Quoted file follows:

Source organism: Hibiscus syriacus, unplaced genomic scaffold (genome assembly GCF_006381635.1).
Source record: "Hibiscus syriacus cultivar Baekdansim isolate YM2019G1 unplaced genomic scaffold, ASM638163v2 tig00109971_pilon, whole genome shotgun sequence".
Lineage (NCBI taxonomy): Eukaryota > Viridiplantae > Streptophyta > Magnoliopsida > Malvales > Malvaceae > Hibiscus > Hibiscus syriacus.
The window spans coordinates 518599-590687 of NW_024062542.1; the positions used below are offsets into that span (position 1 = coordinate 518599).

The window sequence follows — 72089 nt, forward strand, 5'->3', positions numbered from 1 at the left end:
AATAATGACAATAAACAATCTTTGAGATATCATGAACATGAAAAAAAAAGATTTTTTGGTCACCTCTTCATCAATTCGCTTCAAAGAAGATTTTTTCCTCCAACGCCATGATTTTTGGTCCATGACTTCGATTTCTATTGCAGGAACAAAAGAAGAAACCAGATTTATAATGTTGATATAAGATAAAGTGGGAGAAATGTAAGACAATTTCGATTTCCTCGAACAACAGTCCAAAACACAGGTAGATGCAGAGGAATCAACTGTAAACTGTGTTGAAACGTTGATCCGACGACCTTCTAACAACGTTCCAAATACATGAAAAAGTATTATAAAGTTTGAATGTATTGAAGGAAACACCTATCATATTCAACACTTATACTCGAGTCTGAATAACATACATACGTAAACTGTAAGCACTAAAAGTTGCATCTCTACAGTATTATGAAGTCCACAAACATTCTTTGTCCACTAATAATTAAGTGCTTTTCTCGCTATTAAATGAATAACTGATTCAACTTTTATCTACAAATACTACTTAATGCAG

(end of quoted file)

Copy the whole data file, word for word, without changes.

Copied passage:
Source organism: Hibiscus syriacus, unplaced genomic scaffold (genome assembly GCF_006381635.1).
Source record: "Hibiscus syriacus cultivar Baekdansim isolate YM2019G1 unplaced genomic scaffold, ASM638163v2 tig00109971_pilon, whole genome shotgun sequence".
Lineage (NCBI taxonomy): Eukaryota > Viridiplantae > Streptophyta > Magnoliopsida > Malvales > Malvaceae > Hibiscus > Hibiscus syriacus.
The window spans coordinates 518599-590687 of NW_024062542.1; the positions used below are offsets into that span (position 1 = coordinate 518599).

The window sequence follows — 72089 nt, forward strand, 5'->3', positions numbered from 1 at the left end:
AATAATGACAATAAACAATCTTTGAGATATCATGAACATGAAAAAAAAAGATTTTTTGGTCACCTCTTCATCAATTCGCTTCAAAGAAGATTTTTTCCTCCAACGCCATGATTTTTGGTCCATGACTTCGATTTCTATTGCAGGAACAAAAGAAGAAACCAGATTTATAATGTTGATATAAGATAAAGTGGGAGAAATGTAAGACAATTTCGATTTCCTCGAACAACAGTCCAAAACACAGGTAGATGCAGAGGAATCAACTGTAAACTGTGTTGAAACGTTGATCCGACGACCTTCTAACAACGTTCCAAATACATGAAAAAGTATTATAAAGTTTGAATGTATTGAAGGAAACACCTATCATATTCAACACTTATACTCGAGTCTGAATAACATACATACGTAAACTGTAAGCACTAAAAGTTGCATCTCTACAGTATTATGAAGTCCACAAACATTCTTTGTCCACTAATAATTAAGTGCTTTTCTCGCTATTAAATGAATAACTGATTCAACTTTTATCTACAAATACTACTTAATGCAG